Friday, August 1, 2014
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Seeing Israel with my family part one

There is just so much to say and so many stories about this experience that I will do it in pieces. Overall, the trip was magical, difficult, fun, deeply spiritual, difficult, intimate, wonderful, difficult and worth every minute.

Seeing Israel with my family part one

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There is just so much to say and so many stories about this experience that I will do it in pieces.  Overall, the trip was magical, difficult, fun, deeply spiritual, difficult, intimate, wonderful, difficult and worth every minute.

The first three days:
  We just never know what the next moment holds for us, we assume we do and that gives us the illusion of security. But on a trip to a place like Israel, we can even pretend to know what will be happening around the corner.
  This was the case last week on the first day of our adventure to the holy land.  I sat overlooking the beauty of the Galilei in northern Israel with my precious grandson Sam, my daughter, son-in-law and 25 soon to be dear friends from my synagogue in South Jersey.  I had been to this beautiful and interesting land twice before, but this trip was about living out a personal dream.  I wanted to introduce Debbie the land of our ancestors and tell her about my deepest wish to have Sam come back here for his bar mitzvah. So there we were sitting on the grounds of a kibbutz, watching the body of water that Jesus is said to have walked on, just trying to absorb the meaning of the moment. Bedtime was early that night as we had arrived that morning after a 12 hour flight.  So shortly after my nurse put me into bed, she plugged in my wheelchair as we routinely do, but this time was different.  The battery charger blew out all of the circuits and in turn blew out the charger.  All of a sudden being in a remote part of an exotic land on the Sabbath went from a deep spiritual experience to: "holy s**t, what now?"I could add a little more drama to the story like how the wheelchair almost ran out of charge before we got a new charger, but everything was resolved in 36 hours.Just like a dead charger was unexpected, so was the group's response to seeing the new one.  We had been promised that it would be in the lobby of a hotel in Haifa when we arrived the next day but all 25 of us were nervous about it.  And when we saw the brown box in the lobby there was an air of anticipation but when we plugged it in and found success, there was applause.  Debbie later told me that when she heard that applause, she felt like she was part of a large caring support network for the first time in her life.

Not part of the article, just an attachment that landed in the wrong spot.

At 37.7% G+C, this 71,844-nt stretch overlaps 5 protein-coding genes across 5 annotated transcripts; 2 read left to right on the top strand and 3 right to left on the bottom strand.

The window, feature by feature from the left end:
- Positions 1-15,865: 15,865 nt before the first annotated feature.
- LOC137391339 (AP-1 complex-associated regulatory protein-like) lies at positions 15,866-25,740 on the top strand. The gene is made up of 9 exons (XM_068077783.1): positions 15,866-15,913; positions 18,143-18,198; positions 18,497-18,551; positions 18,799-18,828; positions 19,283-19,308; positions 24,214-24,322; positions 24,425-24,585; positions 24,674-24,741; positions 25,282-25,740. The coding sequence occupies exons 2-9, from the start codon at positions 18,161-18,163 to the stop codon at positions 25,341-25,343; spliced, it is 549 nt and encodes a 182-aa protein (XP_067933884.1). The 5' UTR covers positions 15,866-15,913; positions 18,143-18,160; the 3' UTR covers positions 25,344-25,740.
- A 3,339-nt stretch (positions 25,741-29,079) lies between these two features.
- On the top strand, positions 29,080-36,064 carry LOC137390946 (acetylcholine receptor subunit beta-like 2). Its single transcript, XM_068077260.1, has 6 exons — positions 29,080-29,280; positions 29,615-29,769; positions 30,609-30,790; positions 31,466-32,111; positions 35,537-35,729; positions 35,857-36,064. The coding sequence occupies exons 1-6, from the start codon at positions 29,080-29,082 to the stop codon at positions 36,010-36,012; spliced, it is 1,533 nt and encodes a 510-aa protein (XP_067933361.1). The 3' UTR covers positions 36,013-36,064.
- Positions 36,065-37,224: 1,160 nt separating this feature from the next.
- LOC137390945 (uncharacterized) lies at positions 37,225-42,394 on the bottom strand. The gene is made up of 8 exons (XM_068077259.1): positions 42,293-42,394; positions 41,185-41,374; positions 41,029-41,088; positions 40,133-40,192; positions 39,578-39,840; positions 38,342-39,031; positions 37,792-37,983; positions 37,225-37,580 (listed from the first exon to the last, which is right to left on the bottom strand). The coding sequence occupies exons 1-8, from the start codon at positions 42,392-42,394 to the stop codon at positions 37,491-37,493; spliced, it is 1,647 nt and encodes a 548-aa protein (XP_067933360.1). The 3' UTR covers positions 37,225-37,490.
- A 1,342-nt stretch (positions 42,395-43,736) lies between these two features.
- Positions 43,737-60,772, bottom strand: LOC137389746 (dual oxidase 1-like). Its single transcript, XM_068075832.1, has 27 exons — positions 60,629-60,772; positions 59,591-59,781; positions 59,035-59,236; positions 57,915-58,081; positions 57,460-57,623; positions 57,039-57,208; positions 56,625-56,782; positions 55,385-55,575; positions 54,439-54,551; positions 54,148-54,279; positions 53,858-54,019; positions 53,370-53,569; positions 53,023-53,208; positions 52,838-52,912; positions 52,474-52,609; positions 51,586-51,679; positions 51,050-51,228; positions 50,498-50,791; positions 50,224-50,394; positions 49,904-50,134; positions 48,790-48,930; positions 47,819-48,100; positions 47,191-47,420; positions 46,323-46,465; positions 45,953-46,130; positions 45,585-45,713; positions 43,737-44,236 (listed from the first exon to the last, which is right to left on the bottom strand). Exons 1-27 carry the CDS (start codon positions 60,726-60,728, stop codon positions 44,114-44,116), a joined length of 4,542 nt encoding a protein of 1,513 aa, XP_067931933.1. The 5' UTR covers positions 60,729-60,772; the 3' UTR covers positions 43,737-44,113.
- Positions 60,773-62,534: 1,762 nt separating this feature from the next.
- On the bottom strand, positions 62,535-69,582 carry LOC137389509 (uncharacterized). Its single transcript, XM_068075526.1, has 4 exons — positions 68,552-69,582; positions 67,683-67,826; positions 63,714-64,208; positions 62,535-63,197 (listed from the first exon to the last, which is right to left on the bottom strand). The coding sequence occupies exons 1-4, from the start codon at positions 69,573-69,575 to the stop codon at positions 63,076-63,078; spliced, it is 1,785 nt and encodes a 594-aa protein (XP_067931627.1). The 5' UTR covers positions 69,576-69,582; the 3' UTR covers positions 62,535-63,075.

Dan Gottlieb
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About this blog
Dan Gottlieb is a psychologist and marital therapist and has been in practice nearly 40 years. His career started in community mental health and substance abuse until his accident in 1979 made him a quadriplegic.

Since that time, he has been in private practice. Since 1985, he has been hosting a radio show called "Voices in the Family" on WHYY FM, Philadelphia's NPR affiliate. He was a regular columnist for the Philadelphia Inquirer from 1994 until 2008. He is also the author of four books.

www.drdangottlieb.com

Voices In The Family on WHYY

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